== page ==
7. The space I can devote to such operations will be better employed in describing the latter, and I content myself with the simple statement I have already made of the quantity of worthless and even pestilential land which has been rendered both productive and salubrious in Lincolnshire, by diking out the sea, and the rivers which traverse the fens of that country.

      "worthless and even pestilential land"

    8. The forces which produce these results are all in a considerable degree subject to control, or rather to direction and resistance, by human power, and it is in guiding and combating them that man has achieved some of his most remarkable and honorable conquests over nature. The triumphs in question, or what we generally call harbor and coast improvements, whether we estimate their value by the money and labor expended upon them, or by their bearing upon the interests of commerce and the arts of civilization, must take a very high rank among the great works of man, and they are fast assuming a magnitude greatly exceeding their former relative importance. The extension of commerce and of the military marine, and especially the introduction of vessels of increased burden and deeper draught of water, have imposed upon engineers tasks of a character which a century ago would have been pronounced, and, in fact, would have been impracticable; but necessity has stimulated an ingenuity which has contrived means of executing them, and which gives promise of yet greater performance in time to come.

      Noting relatively new importance of harbor and cost improvements due to maritime commerce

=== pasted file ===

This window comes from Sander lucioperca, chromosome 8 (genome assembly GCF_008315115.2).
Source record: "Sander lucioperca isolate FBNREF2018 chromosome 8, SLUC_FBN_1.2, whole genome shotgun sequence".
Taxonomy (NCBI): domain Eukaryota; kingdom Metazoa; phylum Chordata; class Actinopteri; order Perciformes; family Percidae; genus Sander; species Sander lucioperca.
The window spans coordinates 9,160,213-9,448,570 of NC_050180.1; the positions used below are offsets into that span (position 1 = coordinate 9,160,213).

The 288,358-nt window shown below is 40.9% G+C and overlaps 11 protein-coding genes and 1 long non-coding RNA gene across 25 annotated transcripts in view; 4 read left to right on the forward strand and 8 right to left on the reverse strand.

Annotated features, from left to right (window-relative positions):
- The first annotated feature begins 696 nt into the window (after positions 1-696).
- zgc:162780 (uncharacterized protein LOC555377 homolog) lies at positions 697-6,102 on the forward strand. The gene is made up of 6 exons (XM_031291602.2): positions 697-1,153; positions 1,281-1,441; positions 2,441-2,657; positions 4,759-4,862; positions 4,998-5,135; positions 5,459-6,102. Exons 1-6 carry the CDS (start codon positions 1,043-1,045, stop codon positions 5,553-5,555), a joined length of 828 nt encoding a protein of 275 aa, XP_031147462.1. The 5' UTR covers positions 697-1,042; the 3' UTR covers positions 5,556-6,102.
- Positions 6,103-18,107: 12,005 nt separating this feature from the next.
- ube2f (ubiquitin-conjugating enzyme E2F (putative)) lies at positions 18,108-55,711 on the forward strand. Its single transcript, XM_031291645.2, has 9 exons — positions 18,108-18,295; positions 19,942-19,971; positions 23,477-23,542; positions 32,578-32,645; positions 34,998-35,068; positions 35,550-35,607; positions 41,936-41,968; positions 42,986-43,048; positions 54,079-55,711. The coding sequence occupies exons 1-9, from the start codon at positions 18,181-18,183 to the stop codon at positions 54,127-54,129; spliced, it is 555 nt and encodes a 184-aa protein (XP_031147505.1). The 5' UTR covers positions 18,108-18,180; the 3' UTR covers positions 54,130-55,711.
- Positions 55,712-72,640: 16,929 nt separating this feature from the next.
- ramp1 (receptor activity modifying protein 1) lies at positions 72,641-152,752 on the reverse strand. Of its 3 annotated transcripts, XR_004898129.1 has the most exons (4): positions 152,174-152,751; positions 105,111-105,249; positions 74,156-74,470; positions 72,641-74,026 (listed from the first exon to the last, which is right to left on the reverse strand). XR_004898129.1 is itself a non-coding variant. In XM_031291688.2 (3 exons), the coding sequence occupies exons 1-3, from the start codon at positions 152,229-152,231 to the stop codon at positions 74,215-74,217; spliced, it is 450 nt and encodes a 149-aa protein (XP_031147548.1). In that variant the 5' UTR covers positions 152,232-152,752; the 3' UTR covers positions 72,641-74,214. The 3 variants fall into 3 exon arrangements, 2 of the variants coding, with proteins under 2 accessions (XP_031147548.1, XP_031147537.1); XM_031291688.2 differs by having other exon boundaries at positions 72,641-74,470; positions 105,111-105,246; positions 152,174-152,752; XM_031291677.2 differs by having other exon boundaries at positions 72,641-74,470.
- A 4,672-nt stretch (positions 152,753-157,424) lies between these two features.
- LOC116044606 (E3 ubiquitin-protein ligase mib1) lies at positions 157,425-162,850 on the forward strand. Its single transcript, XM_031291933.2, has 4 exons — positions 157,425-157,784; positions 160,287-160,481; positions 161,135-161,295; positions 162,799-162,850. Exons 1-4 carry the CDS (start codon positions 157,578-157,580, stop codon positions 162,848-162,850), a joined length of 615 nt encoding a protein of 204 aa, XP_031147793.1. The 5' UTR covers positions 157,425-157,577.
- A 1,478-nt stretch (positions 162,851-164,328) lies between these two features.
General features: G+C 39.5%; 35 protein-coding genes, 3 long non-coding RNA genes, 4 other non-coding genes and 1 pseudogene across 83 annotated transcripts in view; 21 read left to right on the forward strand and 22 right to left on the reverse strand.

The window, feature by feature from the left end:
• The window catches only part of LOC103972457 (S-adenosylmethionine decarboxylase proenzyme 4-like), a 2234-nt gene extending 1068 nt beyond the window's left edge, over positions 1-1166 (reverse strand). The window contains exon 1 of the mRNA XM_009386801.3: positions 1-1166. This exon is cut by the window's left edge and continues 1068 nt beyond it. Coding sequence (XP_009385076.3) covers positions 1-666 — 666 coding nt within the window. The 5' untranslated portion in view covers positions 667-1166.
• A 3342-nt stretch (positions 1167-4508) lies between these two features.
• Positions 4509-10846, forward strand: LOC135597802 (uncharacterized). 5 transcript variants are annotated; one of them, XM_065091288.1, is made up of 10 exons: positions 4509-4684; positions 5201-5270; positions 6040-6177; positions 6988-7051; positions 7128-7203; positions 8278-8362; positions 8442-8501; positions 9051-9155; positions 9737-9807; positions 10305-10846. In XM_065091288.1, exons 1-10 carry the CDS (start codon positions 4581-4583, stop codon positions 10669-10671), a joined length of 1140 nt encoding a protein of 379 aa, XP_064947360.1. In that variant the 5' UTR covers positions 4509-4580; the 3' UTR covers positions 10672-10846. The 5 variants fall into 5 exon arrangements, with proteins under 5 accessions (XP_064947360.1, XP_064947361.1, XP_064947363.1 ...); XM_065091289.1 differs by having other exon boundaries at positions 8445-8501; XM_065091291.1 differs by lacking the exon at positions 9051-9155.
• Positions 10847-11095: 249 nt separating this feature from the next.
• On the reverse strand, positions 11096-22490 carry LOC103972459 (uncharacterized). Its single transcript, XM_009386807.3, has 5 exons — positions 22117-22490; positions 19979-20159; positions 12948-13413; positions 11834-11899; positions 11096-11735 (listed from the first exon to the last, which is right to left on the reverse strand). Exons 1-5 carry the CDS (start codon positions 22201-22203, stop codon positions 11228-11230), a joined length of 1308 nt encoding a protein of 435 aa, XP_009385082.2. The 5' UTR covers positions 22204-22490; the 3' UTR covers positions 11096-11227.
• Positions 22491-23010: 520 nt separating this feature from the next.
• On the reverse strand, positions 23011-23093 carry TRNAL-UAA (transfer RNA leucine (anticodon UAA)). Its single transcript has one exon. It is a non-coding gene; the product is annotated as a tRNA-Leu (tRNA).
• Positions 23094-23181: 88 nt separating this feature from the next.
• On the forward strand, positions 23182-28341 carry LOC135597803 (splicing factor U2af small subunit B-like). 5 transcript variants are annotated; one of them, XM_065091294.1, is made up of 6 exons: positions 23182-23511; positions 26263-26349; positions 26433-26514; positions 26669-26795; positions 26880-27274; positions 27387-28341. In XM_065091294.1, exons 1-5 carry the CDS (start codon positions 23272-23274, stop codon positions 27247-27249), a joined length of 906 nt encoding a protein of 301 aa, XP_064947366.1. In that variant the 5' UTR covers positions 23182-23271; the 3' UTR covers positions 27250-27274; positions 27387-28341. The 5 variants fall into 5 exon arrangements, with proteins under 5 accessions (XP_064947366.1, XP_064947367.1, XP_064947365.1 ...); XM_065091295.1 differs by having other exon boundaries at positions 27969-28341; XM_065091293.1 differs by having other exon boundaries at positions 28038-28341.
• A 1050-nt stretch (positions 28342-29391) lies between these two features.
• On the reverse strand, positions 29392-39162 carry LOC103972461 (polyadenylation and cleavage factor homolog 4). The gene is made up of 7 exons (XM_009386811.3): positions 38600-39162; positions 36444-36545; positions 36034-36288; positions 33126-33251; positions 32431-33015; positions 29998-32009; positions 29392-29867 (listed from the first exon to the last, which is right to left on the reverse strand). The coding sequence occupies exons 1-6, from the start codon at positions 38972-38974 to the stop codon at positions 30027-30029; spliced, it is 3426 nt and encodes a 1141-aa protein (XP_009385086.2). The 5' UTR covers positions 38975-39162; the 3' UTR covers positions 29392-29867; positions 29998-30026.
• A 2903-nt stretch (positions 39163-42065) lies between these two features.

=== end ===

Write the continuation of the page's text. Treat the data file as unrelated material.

9. The planter of a wood must be actuated by higher motives than those of an investment the profits of which consist in direct pecuniary gain to himself or even to his posterity; for if, in rare cases, an artificial forest may, in two or three generations, more than repay its original cost, still, in general, the value of its timber will not return the capital expended and the interest accrued.[304] But when we consider the immense collateral advantages derived from the presence, the terrible evils necessarily resulting from the destruction of the forest, both the preservation of existing woods, and the far more costly extension of them where they have been unduly reduced, are among the most obvious of the duties which this age owes to those that are to come after it. Especially is this obligation incumbent upon Americans. No civilized people profits so largely from the toils and sacrifices of its immediate predecessors as they; no generations have[Pg 328] ever sown so liberally, and, in their own persons, reaped so scanty a return, as the pioneers of Anglo-American social life. We can repay our debt to our noble forefathers only by a like magnanimity, by a like self-forgetting care for the moral and material interests of our own posterity.
    10. In fertile countries, like the United States, the foreign demand for animal and vegetable aliment, for cotton, and for tobacco, much enlarges the sphere of agricultural operations, and, of course, prompts further encroachments upon the forest. The commerce in these articles, therefore, constitutes in America a special cause of the destruction of the woods, which does not exist in the numerous states of the Old World that derive the raw material of their mechanical industry from distant lands, and import many articles of vegetable food or luxury which their own climates cannot advantageously produce.

      an international economy places extractive pressures on America's forests, a problem unique to the New World